How to Design a Theme Park (To Take Tons of Your Money)

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Writing by Sam Denby and Tristan Purdy
Editing by Alexander Williard
Animation led by Josh Sherrington
Sound by Graham Haerther
Thumbnail by Simon Buckmaster


  1. I’m curious. How are you using all this “Strar Wars” and Disney IP, Disney doesn’t come after you?

  2. Galaxy Edge looks so incredibly impressive, but at the same time so incredibly boring

  3. you forgot to mention the $5000 for two night hotel that they have.

  4. You’re more helpful than you realize.

  5. Okay, I love the design, but I love that bar even more. It’s so good.

  6. Repent or you will likewise perish.

    Repent to Jesus Christ
    “Godly sorrow brings repentance that leads to salvation and leaves no regret, but worldly sorrow brings death.”
    ‭‭2 Corinthians‬ ‭7:10‬ ‭NIV‬‬

  7. Making it experiential rather than fitting a mold isn’t new, per-se, but the depth with which they hid it here is.

    Silver Dollar City in Branson, MO used to do a very good job of integrating live acting, traditional track rides (both dark and not), and extending the themes well beyond the rides themselves to make a few key rides strongly stand out. Like with this, the “city” is a maze of interconnecting paths, some over “rickety” themed bridges through the woods, some through theme-consistent shopping areas, some through areas with live craftwork being done. The walkups to the rides themselves are also winding through faux-rock, woods, and other structures that make the walkup an experience itself, and fit with the expectation of the ride.

    They went through a period of reducing the live actor participation, reducing the actual craftwork being done, and selling more and more things you could get just as easily outside the park, and I stopped going for a while. They have brought back the emphasis on live actor participation but many of the shops are about half modern paperback books and other things that are distinctly not in theme. Live craftwork is better than the low point, but it’s become more like the Santa Claus experience with a sign saying they’ll be there to repeat the same routine at a given time for several of them.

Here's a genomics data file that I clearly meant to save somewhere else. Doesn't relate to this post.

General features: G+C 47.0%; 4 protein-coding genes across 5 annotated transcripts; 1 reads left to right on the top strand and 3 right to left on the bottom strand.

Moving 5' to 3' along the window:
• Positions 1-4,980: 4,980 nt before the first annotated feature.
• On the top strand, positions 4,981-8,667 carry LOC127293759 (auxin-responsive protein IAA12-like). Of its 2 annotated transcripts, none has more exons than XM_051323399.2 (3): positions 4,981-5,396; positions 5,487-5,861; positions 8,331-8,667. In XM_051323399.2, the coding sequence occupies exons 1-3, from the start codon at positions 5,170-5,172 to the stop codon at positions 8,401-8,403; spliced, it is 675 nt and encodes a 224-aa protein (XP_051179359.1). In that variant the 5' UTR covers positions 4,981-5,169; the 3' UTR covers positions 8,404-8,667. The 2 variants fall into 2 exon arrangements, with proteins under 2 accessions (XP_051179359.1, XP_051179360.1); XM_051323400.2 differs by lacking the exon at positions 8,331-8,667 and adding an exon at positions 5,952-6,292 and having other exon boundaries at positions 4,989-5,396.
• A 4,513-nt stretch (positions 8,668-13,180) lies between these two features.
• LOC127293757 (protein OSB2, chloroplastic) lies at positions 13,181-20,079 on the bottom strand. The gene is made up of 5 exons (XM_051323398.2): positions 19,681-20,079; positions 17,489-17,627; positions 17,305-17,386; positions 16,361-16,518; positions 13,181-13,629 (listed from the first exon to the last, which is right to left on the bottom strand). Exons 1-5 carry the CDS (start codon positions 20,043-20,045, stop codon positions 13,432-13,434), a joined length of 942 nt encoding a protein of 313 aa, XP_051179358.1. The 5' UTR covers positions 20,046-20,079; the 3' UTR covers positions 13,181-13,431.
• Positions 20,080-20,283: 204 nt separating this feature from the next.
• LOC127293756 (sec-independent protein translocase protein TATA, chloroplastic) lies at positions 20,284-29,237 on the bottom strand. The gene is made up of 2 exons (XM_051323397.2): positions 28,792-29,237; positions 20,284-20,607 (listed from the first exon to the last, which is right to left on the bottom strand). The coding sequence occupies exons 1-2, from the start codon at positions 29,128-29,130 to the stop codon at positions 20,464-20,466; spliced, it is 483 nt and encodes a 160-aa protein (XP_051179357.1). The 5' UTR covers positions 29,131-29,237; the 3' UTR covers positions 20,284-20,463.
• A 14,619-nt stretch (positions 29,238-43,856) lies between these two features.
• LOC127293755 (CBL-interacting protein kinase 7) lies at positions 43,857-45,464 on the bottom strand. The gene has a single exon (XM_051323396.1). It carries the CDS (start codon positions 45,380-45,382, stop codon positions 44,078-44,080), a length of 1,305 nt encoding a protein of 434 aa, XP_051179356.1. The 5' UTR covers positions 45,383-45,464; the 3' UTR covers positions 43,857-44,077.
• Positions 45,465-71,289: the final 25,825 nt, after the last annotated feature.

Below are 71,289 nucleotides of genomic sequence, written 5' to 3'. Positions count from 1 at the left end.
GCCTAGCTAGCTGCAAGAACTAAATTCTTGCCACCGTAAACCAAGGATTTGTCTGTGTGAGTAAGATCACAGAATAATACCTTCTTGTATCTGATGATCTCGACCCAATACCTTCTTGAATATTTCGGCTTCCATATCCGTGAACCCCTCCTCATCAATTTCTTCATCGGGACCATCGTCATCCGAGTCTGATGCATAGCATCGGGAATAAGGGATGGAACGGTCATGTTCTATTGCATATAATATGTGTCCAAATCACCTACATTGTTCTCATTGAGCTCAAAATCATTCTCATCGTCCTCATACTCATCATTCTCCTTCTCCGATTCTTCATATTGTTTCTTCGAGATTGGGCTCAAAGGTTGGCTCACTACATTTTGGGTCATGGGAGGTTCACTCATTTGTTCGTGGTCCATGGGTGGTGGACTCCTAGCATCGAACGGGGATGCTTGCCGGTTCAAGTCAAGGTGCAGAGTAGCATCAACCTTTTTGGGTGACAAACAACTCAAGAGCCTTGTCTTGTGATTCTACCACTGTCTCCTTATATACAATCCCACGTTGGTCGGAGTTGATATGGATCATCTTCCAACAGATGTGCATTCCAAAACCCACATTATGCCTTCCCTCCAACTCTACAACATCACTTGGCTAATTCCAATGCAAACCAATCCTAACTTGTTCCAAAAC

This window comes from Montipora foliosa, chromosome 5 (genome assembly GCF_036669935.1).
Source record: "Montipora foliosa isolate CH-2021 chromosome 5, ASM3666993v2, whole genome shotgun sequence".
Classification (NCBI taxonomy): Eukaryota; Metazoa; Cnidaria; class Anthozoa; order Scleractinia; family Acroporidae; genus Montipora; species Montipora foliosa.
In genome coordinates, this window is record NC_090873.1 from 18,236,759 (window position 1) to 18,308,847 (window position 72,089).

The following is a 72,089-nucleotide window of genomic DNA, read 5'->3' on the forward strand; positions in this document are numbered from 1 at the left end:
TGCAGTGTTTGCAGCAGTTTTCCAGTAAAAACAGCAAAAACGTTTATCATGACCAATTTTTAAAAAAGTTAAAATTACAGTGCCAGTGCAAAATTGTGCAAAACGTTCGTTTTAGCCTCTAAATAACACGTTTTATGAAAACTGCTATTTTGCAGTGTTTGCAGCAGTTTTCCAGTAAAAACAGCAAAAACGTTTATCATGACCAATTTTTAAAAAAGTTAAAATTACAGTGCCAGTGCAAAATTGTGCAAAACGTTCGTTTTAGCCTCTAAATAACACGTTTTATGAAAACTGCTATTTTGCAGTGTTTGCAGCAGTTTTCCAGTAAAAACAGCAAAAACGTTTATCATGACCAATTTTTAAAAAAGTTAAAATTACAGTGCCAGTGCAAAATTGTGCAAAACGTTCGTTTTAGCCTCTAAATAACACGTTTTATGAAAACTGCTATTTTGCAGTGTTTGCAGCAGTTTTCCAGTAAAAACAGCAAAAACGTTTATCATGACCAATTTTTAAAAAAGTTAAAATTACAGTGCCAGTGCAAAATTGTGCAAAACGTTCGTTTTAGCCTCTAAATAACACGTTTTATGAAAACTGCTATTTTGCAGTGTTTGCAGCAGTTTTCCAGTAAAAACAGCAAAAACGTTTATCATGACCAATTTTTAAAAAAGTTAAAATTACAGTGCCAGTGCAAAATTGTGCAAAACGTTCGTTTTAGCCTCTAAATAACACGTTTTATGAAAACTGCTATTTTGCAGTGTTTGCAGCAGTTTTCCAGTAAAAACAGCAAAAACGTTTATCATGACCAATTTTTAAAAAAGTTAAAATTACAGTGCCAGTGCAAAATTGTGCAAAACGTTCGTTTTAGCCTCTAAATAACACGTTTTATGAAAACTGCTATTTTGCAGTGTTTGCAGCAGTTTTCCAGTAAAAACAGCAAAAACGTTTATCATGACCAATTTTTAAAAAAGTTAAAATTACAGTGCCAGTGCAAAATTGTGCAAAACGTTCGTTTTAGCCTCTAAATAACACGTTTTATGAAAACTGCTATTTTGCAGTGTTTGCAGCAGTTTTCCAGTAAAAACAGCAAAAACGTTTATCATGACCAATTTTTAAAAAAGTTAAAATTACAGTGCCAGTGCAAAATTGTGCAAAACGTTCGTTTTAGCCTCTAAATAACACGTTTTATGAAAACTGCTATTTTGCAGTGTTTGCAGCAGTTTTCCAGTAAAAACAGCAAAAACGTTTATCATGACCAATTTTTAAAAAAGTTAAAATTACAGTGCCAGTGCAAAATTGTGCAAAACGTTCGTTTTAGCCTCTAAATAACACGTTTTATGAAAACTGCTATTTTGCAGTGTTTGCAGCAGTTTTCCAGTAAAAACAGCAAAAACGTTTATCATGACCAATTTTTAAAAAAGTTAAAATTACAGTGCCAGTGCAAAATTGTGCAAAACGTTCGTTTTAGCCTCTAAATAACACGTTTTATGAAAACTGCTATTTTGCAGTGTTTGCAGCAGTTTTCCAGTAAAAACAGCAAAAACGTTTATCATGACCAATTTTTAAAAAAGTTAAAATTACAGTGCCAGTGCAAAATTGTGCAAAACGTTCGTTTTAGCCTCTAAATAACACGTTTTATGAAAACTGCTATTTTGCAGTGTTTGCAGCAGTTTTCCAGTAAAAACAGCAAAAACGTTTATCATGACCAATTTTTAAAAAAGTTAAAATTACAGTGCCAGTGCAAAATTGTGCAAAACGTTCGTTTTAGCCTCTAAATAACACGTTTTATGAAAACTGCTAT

Theirs does rely heavily on humor, but it’s more the situational rather than verbal humor that is repeatable. The repeated jokes intentionally fall flat (eg. the train robber yelling “this is a stick-up” while holding up a literal stick) so it’s not relying on the joke, but on the humor of a live actor comically failing. Or the “rattle-headed copper moccasin” that has “grabbed a passenger off the train last week” for at least 40 years that isn’t about the joke but is theming the experience of the intentionally less-than-threatening warning of the “dangerous” part of the ride. Admittedly, that last one has taken on a life of its own and is a pre-internet meme for fans of the park. And they knowingly theme it so it’s not grating for the parents who have to sit through the ride 25 times that day for their kid who really likes it.

    I have to give them credit for some of their adaptations over time as well. One of the ones they cut back the acting on that really sold it was a dark ride called “the flooded mine” with VERY minimal animation and lighting gags that didn’t really hold up very well without the human element. But it had a lot of nostalgia, so they kept it…adding targets and plastic guns with LED counters on them. The LED counter and targets were relatively simple thematic additions (not sure how simple technology-wise given how long ago they did it) and it made it perennially fun just from that small participatory aspect. A very small number of them are “trick shots”, things like shooting a rope to make something drop, shooting out lights, or shooting dynamite to set off a lighting effect – all of which were pre-existing timed effects. But by making those few linked to rider actions, it makes the dozens of flat targets feel more immersive than monotonous.

    The participatory aspect is massive for a lot of these – whether laser tag disguised as plastic revolvers, or actors who call out specific people on the ride, or just telling everyone to shake their fist and yell “ugly” as they ride past unsuspecting people somewhere else in the park. And I think the trackless has a lot of potential for that. I could easily see them making a simplified “choose your adventure” aspect to it that gives a manageable number of routes to the vehicle so the average person has a “unique” experience, the repeat rider can have multiple experiences, and the more dedicated fans can have fun working out all the possibilities the way gamers do with multi-ending video games.

  8. I’m still on team Universal, Disney charges money to pretty much breath in the park, it’s ridiculous. Want to ride that ride? Pay up, on top of your ticket.

  9. This makes me wish Star Trek: The Experience was still a thing

  10. Matthew Morycinski

    People who love science fiction have, I think, vivid enough imaginations, that they get this kind of immersive experience from reading a book, or watching a movie. In fact, a well written SF book may be better than a movie, because it does not repeat the all-too-familiar scenography. Your mind is much better at creating something unique. Read more.

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